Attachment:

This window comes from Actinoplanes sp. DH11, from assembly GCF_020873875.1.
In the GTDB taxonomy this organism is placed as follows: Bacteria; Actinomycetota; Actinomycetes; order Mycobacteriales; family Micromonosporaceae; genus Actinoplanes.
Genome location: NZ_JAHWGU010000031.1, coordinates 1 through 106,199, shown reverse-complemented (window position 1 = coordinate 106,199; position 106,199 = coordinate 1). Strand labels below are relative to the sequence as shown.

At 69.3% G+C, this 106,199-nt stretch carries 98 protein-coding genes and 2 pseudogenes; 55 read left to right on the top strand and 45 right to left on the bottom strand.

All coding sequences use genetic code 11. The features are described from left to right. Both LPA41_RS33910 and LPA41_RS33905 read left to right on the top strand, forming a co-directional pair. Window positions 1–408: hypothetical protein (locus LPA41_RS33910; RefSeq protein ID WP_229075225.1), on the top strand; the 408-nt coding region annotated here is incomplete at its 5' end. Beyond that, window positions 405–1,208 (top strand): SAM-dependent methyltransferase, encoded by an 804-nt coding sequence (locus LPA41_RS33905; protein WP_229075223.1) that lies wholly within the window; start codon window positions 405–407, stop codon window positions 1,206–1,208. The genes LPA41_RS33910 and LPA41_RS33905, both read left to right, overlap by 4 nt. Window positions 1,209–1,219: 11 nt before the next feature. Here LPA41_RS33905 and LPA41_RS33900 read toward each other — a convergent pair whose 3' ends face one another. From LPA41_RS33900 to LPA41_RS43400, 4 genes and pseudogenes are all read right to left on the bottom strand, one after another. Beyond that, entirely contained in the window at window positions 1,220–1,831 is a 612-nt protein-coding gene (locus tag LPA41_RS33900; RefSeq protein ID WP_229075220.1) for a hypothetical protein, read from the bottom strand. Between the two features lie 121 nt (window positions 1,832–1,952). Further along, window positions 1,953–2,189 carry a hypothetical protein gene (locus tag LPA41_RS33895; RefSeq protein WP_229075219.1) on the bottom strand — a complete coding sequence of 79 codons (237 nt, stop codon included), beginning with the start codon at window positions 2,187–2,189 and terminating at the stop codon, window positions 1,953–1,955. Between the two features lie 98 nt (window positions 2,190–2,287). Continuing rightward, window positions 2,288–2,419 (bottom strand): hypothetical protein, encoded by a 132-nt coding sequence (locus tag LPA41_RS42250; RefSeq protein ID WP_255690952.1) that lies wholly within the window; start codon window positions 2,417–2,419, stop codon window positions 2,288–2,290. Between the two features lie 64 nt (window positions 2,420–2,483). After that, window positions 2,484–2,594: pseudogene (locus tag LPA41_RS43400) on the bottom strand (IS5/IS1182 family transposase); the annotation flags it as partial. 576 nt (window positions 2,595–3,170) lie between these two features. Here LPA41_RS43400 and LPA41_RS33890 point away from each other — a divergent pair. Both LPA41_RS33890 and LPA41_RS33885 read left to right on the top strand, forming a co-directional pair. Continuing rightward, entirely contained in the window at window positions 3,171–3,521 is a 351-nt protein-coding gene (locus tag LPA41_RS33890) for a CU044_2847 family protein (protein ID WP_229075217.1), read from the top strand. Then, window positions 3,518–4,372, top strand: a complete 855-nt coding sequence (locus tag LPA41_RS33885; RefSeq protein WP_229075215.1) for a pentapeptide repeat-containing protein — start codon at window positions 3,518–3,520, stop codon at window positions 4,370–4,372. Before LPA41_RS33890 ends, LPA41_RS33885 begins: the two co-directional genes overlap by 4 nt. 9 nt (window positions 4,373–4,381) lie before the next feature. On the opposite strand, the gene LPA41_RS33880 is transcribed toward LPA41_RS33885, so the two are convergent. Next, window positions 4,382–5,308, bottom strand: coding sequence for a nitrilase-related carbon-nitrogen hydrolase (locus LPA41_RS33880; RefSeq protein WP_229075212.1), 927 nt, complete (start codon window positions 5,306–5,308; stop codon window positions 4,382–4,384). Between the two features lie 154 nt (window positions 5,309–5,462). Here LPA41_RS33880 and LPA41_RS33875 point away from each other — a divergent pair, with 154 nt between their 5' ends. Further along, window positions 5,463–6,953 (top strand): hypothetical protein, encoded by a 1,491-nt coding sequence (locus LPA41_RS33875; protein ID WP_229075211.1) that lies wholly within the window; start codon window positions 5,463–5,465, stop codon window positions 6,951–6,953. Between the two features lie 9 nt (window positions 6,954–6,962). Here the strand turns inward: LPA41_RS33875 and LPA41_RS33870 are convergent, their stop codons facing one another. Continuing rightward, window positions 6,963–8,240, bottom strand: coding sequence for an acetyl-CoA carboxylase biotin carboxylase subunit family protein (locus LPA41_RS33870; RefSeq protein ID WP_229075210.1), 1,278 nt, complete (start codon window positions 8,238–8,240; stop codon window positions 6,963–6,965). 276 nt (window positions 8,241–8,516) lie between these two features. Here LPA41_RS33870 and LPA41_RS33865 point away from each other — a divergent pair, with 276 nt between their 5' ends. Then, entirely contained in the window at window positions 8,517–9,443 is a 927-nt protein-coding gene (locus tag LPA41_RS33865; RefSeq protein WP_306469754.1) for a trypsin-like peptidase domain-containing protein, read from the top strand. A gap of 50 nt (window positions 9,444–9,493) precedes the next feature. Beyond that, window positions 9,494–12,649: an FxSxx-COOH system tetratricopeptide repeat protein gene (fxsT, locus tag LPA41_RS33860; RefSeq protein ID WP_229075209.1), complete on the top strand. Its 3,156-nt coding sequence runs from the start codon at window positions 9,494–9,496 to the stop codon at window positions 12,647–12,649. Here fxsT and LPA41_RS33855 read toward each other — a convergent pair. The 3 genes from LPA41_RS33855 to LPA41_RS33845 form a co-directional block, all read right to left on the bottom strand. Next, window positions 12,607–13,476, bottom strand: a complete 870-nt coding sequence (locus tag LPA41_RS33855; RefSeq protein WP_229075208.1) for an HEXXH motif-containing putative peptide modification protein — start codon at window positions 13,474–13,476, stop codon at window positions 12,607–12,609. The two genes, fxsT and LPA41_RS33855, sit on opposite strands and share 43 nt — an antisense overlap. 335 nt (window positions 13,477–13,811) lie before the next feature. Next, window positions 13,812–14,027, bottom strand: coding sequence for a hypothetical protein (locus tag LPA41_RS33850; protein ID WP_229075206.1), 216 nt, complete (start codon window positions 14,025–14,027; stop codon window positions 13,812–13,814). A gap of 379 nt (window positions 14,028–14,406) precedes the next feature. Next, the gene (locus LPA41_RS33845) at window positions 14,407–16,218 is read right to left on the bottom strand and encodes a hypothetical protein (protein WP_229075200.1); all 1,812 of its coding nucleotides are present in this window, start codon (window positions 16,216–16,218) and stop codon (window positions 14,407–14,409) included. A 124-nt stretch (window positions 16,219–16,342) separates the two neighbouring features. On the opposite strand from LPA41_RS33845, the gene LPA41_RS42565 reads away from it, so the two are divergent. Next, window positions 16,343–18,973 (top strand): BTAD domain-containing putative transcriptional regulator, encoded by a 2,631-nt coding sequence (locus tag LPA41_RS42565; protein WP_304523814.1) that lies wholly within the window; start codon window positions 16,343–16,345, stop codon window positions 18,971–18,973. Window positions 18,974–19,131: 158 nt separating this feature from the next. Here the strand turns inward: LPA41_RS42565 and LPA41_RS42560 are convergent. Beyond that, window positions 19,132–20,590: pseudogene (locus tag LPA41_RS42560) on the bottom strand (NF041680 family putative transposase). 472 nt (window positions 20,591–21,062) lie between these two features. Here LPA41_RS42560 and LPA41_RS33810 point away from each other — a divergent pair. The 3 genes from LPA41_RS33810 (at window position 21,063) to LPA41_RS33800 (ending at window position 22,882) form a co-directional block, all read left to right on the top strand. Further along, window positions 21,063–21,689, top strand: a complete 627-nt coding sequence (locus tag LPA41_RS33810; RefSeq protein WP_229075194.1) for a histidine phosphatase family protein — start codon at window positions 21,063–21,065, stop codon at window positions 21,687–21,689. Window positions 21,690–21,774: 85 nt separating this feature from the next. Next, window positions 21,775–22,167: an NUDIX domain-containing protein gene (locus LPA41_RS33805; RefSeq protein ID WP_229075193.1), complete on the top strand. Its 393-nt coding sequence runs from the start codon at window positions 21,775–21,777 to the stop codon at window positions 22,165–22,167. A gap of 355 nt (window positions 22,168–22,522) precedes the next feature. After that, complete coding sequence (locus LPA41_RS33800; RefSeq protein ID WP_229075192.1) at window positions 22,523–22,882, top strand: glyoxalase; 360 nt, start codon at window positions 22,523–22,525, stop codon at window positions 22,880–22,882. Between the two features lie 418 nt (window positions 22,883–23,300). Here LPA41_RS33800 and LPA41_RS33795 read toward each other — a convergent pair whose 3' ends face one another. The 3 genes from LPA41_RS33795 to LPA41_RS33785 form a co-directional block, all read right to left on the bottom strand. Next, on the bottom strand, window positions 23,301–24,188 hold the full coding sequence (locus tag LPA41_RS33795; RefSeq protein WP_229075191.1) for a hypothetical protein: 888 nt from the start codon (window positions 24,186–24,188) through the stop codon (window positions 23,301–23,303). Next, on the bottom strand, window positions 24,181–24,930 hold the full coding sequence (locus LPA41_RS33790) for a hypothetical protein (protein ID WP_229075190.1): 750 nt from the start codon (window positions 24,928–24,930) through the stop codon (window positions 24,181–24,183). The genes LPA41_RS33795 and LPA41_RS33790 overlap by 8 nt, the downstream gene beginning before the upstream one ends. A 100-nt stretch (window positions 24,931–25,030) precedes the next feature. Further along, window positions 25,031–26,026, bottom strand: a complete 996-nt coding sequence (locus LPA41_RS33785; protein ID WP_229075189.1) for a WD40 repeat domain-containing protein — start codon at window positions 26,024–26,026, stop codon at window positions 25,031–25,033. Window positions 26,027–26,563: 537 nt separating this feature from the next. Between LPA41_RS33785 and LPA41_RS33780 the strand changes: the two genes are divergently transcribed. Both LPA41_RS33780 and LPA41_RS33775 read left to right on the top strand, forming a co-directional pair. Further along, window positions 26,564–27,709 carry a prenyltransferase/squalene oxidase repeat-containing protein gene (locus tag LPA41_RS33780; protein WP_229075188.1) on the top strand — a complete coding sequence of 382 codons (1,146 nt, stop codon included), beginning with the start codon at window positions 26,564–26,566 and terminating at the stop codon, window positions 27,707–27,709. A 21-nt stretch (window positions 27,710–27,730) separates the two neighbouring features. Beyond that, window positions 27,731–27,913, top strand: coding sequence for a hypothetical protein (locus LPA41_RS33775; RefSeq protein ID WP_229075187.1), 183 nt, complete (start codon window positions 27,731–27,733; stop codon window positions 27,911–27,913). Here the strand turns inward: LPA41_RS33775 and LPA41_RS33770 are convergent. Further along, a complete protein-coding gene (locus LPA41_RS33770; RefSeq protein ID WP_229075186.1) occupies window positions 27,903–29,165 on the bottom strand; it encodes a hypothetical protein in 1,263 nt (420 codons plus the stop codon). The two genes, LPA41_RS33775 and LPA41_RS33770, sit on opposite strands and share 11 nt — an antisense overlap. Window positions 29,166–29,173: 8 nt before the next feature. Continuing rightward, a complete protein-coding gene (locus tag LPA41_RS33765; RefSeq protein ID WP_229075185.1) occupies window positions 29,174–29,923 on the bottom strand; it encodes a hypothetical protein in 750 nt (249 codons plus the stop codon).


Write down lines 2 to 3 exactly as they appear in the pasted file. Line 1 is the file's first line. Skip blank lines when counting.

In the GTDB taxonomy this organism is placed as follows: Bacteria; Actinomycetota; Actinomycetes; order Mycobacteriales; family Micromonosporaceae; genus Actinoplanes.
Genome location: NZ_JAHWGU010000031.1, coordinates 1 through 106,199, shown reverse-complemented (window position 1 = coordinate 106,199; position 106,199 = coordinate 1). Strand labels below are relative to the sequence as shown.